Read what you want to read when you want to read it. If that’s books about flying blokes with oversized swords, great, I love Brandon Sanderson too. If that’s weighty theological tomes, great, pull over a chair and pour a whisky, let’s chat. If that’s something that I think sounds dull (world war two history, for example), great, enjoy it.
Talk about books
I love hearing people talk about books, because I love books. “What have you been reading?” is a question I like being asked, and like hearing from other people. There are more good books than I will be able to read in my life. My series of reading lists, many thousands of books long, grows faster than I read and is regularly culled. I’m sure that most of them would be helpful, or interesting, or provocative. I won’t read even half of them. That someone else likes a book matters to me. If they’re a flesh and blood person that I know rather than someone hidden in a screen it matters infinitely more because I will get to talk to them about it. Those books I prioritise.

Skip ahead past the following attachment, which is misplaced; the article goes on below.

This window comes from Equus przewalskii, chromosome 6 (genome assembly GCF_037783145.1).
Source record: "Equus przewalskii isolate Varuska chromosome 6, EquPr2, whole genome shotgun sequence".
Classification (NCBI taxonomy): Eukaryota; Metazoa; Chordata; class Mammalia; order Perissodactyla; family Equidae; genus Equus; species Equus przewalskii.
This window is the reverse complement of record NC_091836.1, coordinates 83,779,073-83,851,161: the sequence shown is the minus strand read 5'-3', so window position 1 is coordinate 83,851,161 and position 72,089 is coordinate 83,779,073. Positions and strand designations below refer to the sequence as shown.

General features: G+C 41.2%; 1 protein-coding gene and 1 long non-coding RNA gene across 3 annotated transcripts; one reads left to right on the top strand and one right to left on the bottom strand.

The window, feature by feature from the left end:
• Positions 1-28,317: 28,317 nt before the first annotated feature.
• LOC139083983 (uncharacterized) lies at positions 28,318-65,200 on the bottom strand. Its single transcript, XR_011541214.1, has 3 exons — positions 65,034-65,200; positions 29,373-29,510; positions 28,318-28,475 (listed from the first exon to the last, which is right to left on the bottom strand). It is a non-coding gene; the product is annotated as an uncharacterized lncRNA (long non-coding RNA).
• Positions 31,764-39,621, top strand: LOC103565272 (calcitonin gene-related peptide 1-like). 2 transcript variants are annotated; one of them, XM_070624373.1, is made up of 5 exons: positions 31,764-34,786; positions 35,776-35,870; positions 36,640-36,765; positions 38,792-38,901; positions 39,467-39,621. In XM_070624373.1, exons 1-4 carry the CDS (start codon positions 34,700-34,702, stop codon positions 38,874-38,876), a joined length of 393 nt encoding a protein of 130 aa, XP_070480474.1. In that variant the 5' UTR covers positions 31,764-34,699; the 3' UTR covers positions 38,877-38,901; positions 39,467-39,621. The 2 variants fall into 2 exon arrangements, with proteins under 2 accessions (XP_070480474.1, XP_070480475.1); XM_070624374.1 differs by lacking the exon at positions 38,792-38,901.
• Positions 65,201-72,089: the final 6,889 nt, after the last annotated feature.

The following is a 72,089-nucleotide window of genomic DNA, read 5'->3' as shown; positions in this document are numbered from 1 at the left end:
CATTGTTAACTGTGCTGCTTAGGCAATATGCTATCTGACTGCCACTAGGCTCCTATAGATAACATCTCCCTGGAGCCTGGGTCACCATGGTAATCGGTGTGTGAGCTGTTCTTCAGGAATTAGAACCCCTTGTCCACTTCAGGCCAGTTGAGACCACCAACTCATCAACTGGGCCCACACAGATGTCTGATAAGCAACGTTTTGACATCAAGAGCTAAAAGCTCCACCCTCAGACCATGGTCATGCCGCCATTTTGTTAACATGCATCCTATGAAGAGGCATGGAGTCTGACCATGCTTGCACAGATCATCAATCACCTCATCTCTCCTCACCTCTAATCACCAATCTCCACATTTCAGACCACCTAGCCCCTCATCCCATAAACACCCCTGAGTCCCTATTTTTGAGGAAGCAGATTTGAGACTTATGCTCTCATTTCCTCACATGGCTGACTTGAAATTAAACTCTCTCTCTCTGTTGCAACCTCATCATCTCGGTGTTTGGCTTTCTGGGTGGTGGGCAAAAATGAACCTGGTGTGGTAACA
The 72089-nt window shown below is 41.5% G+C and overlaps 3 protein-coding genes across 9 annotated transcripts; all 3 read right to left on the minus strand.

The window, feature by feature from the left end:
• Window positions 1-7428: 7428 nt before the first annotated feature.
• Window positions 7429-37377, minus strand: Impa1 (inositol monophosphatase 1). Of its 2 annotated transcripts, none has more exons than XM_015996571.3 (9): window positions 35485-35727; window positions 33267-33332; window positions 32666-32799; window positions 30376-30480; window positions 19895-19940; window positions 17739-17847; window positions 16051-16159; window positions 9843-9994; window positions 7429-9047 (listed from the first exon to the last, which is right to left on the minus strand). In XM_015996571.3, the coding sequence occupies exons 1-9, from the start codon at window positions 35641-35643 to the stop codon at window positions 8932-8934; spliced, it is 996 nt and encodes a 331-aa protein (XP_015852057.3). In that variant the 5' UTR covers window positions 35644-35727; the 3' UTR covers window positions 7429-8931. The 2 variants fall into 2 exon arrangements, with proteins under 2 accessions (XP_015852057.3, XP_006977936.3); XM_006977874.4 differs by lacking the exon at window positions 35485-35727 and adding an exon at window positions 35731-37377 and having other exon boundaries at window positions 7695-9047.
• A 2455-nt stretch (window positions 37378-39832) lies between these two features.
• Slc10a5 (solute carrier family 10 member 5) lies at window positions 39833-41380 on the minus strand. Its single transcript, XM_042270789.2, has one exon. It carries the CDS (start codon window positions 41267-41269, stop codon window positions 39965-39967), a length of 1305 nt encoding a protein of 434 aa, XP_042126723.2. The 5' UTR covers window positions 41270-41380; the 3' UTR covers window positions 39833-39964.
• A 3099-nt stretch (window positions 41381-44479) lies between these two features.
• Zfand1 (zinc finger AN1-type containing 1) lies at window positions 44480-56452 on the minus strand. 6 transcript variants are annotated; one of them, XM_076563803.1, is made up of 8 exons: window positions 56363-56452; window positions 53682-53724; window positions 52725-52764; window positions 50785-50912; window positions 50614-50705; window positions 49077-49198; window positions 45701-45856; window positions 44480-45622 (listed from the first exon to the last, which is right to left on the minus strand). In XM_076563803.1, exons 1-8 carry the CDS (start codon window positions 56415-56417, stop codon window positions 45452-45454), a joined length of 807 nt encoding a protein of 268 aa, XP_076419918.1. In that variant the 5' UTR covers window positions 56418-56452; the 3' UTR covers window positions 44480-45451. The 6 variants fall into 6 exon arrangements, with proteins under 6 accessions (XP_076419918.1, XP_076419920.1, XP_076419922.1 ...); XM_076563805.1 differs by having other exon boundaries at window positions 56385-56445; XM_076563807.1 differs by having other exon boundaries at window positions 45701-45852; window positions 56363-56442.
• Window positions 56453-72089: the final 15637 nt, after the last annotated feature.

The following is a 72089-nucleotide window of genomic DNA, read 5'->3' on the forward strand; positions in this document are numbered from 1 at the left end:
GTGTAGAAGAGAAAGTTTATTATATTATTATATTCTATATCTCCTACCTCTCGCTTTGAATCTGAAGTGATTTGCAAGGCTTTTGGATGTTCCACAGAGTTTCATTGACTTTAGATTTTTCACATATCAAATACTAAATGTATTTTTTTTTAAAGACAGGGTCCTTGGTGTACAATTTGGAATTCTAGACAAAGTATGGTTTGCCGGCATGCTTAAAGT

If those tips are helpful, great! Come and tell me about it on one of my social media feeds. While you’re at it, tell me some of your favourite books. I’d love to hear about them.
Photo by Susan Q Yin on Unsplash